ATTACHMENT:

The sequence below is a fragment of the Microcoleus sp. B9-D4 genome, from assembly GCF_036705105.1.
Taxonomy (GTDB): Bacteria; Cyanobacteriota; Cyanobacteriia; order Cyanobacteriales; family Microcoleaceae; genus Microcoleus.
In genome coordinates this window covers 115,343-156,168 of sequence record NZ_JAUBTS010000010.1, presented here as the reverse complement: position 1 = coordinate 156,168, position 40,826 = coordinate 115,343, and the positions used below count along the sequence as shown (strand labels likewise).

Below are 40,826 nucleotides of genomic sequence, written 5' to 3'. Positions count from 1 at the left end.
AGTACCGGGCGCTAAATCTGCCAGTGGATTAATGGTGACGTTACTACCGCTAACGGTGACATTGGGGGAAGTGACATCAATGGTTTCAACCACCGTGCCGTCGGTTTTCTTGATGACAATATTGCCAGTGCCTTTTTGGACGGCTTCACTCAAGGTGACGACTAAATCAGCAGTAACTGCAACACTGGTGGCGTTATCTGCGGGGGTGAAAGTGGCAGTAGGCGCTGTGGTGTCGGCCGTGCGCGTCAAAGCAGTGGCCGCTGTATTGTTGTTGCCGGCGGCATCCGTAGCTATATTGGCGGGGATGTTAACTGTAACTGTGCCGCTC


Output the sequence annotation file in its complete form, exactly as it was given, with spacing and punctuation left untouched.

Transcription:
The sequence below is a fragment of the Microcoleus sp. B9-D4 genome, from assembly GCF_036705105.1.
Taxonomy (GTDB): Bacteria; Cyanobacteriota; Cyanobacteriia; order Cyanobacteriales; family Microcoleaceae; genus Microcoleus.
In genome coordinates this window covers 115,343-156,168 of sequence record NZ_JAUBTS010000010.1, presented here as the reverse complement: position 1 = coordinate 156,168, position 40,826 = coordinate 115,343, and the positions used below count along the sequence as shown (strand labels likewise).

Below are 40,826 nucleotides of genomic sequence, written 5' to 3'. Positions count from 1 at the left end.
AGTACCGGGCGCTAAATCTGCCAGTGGATTAATGGTGACGTTACTACCGCTAACGGTGACATTGGGGGAAGTGACATCAATGGTTTCAACCACCGTGCCGTCGGTTTTCTTGATGACAATATTGCCAGTGCCTTTTTGGACGGCTTCACTCAAGGTGACGACTAAATCAGCAGTAACTGCAACACTGGTGGCGTTATCTGCGGGGGTGAAAGTGGCAGTAGGCGCTGTGGTGTCGGCCGTGCGCGTCAAAGCAGTGGCCGCTGTATTGTTGTTGCCGGCGGCATCCGTAGCTATATTGGCGGGGATGTTAACTGTAACTGTGCCGCTC